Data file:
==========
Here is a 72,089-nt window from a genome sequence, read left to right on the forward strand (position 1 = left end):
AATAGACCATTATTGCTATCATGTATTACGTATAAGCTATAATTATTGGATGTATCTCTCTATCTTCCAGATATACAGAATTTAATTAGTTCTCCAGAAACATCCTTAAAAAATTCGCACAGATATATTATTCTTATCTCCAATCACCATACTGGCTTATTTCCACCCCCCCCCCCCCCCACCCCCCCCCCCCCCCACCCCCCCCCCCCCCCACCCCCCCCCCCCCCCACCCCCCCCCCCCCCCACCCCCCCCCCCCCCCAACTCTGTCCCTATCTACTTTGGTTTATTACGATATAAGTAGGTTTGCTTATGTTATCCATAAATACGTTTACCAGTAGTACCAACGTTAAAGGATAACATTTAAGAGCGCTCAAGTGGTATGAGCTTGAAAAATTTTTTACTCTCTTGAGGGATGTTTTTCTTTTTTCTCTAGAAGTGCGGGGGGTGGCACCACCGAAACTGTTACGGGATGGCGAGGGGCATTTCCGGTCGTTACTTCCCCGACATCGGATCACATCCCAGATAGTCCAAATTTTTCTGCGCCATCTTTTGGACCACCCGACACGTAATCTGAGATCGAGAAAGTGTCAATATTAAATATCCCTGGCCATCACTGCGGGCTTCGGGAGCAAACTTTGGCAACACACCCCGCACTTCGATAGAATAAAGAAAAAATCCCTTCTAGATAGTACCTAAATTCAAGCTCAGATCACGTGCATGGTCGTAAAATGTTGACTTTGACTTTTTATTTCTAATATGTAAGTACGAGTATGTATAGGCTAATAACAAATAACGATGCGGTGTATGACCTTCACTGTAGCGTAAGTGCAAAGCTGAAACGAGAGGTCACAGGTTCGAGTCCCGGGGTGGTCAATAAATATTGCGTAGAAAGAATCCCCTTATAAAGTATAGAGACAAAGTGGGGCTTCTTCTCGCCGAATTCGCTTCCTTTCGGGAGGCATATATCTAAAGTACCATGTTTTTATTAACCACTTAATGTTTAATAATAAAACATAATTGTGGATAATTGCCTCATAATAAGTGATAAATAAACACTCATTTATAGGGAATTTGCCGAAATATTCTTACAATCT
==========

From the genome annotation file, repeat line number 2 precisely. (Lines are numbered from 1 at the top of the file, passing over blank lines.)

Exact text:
AATAGACCATTATTGCTATCATGTATTACGTATAAGCTATAATTATTGGATGTATCTCTCTATCTTCCAGATATACAGAATTTAATTAGTTCTCCAGAAACATCCTTAAAAAATTCGCACAGATATATTATTCTTATCTCCAATCACCATACTGGCTTATTTCCACCCCCCCCCCCCCCCACCCCCCCCCCCCCCCACCCCCCCCCCCCCCCACCCCCCCCCCCCCCCACCCCCCCCCCCCCCCACCCCCCCCCCCCCCCAACTCTGTCCCTATCTACTTTGGTTTATTACGATATAAGTAGGTTTGCTTATGTTATCCATAAATACGTTTACCAGTAGTACCAACGTTAAAGGATAACATTTAAGAGCGCTCAAGTGGTATGAGCTTGAAAAATTTTTTACTCTCTTGAGGGATGTTTTTCTTTTTTCTCTAGAAGTGCGGGGGGTGGCACCACCGAAACTGTTACGGGATGGCGAGGGGCATTTCCGGTCGTTACTTCCCCGACATCGGATCACATCCCAGATAGTCCAAATTTTTCTGCGCCATCTTTTGGACCACCCGACACGTAATCTGAGATCGAGAAAGTGTCAATATTAAATATCCCTGGCCATCACTGCGGGCTTCGGGAGCAAACTTTGGCAACACACCCCGCACTTCGATAGAATAAAGAAAAAATCCCTTCTAGATAGTACCTAAATTCAAGCTCAGATCACGTGCATGGTCGTAAAATGTTGACTTTGACTTTTTATTTCTAATATGTAAGTACGAGTATGTATAGGCTAATAACAAATAACGATGCGGTGTATGACCTTCACTGTAGCGTAAGTGCAAAGCTGAAACGAGAGGTCACAGGTTCGAGTCCCGGGGTGGTCAATAAATATTGCGTAGAAAGAATCCCCTTATAAAGTATAGAGACAAAGTGGGGCTTCTTCTCGCCGAATTCGCTTCCTTTCGGGAGGCATATATCTAAAGTACCATGTTTTTATTAACCACTTAATGTTTAATAATAAAACATAATTGTGGATAATTGCCTCATAATAAGTGATAAATAAACACTCATTTATAGGGAATTTGCCGAAATATTCTTACAATCT